Non-coding RNA, or germline transcription, of unrearranged V, J and C genes was first observed over 30 years ago, giving rise to the well accepted accessibility hypothesis. However, the precise role that germline transcription, and in particular V gene germline transcription, plays in V(D)J rearrangement has still not been elucidated. There is a very high level of GT though the tightly clustered J and C genes of the Igh and Ig? loci at the time when the respective locus is actively rearranging. There is also variable but generally low germline transcription over most functional V genes. In addition there is intergenic transcription at several locations in the large 2.5-3 Mb V region part of the Igh and I? loci. It has been shown that blocking germline transcription in part of the TCR J? locus reduces rearrangement of some of the immediate downstream J? genes, but nothing is known about the role of germline transcription through the large V gene portion of Ig or TCR loci, and whether it is even required. Here we will definitively address this issue by deleting the promoter of several V? genes using CRISPR/Cas9 deletion in an Abelson virus-transformed (Abl) pre-B cell line. Upon culture with the Abl kinase inhibitor STI571, the cells upregulate transcription of RAG and germline transcripts, and within 48 hours undergo robust V?-J? rearrangement. We have demonstrated that they induce a diverse V? repertoire that closely resembles that of wild type pre-B cells. Thus, this is a robust, rapid, easily maniputable, inducible system to critically evaluate the role of V gene germline transcription in V(D)J rearrangement. This will clearly demonstrate if the low to moderate V gene germline transcription is required for efficient V(D)J rearrangement. If rearrangement is reduced or eliminated, we will assess whether germline transcription affects the epigenetic profile or nucleosome positioning. We will also determine the role of germline transcription in locus contraction. We propose that as V? genes undergo germline transcription, they go to the same transcription factory as the strong ? promoter which is adjacent to the J? genes, and thus the act of V gene germline transcription itself will directl result in locus compaction of the area being transcribed. In order to test this hypothesis, we will perform RNA Polymerase II ChIP-loop to determine if direct long-range interactions are Pol II-mediated, and hence likely to be occurring in a transcription factory. We have proposed that the 3D structure of the Ig locus plays an important role in V gene utilization. Together the studies proposed here will clearly demonstrate if germline transcription over a specific V gene plays a role in the frequency of rearrangement of that V gene. We will also determine if germline transcription plays a more global role in shaping the long-range looping structure of the Ig? locus during V(D)J recombination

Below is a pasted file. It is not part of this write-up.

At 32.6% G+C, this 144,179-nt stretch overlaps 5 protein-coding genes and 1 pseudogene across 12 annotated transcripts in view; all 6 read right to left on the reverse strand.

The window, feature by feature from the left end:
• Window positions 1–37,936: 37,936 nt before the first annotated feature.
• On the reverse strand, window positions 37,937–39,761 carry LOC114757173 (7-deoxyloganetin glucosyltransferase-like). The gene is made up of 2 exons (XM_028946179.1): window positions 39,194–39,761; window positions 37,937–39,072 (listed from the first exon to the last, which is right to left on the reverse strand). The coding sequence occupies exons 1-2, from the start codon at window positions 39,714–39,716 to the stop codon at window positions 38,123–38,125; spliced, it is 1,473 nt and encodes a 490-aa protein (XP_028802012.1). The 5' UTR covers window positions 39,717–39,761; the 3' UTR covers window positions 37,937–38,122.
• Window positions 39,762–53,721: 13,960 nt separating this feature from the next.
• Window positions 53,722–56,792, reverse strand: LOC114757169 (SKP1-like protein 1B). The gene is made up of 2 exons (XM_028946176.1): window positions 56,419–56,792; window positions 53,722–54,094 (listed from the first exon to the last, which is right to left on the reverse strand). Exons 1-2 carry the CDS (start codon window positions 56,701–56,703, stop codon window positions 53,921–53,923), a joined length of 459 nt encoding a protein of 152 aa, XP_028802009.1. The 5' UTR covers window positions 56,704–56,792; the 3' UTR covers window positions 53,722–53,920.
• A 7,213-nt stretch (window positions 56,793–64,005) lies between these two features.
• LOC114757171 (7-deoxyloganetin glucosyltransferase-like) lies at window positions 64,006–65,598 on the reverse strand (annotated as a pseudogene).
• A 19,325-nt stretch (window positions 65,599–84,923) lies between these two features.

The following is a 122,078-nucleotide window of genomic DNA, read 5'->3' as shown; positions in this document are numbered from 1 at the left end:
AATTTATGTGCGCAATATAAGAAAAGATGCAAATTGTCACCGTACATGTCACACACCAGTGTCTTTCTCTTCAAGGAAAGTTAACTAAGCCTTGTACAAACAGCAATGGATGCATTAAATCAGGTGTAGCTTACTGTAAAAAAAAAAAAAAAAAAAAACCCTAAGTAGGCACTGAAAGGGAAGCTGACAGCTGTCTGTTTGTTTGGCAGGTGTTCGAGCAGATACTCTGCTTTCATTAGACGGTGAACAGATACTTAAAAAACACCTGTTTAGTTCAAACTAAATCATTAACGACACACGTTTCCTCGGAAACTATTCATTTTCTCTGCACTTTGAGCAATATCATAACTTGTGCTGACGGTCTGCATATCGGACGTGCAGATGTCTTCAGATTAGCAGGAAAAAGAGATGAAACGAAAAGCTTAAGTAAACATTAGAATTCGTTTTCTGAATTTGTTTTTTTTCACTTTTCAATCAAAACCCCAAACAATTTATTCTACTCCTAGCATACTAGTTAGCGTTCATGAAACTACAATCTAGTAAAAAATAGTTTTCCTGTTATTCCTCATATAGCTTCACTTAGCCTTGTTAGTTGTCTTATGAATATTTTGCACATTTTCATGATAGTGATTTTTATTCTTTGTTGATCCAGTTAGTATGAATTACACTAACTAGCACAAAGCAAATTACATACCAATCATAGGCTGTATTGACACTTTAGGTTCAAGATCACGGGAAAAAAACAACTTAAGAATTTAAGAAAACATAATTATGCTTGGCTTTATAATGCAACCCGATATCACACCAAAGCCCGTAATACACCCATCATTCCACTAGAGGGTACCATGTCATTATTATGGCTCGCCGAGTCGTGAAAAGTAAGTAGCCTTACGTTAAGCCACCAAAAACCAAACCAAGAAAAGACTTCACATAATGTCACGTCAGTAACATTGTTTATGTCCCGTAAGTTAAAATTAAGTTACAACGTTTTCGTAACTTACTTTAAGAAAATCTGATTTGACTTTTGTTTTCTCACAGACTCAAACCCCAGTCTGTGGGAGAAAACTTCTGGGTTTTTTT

Public Health Relevance

The establishment of a diverse repertoire of antibodies is essential for the immune system to combat a wide variety of pathogens. Here we will study the regulation of the V(D)J recombination process by which the light chain genes of antibodies are assembled. The large scale movement of the Ig loci during rearrangement places it in close proximity to other genes including oncogenes, and inappropriate regulation of the double-strand DNA breaks that occur during V(D)J recombination can then result in translocations of those oncogenes with Ig genes resulting in lymphomas and leukemias.

National Institute of Health (NIH)
National Institute of Allergy and Infectious Diseases (NIAID)
Exploratory/Developmental Grants (R21)
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Cellular and Molecular Immunology - A Study Section (CMIA)
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Nasseri, M Faraz
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Scripps Research Institute
La Jolla
United States
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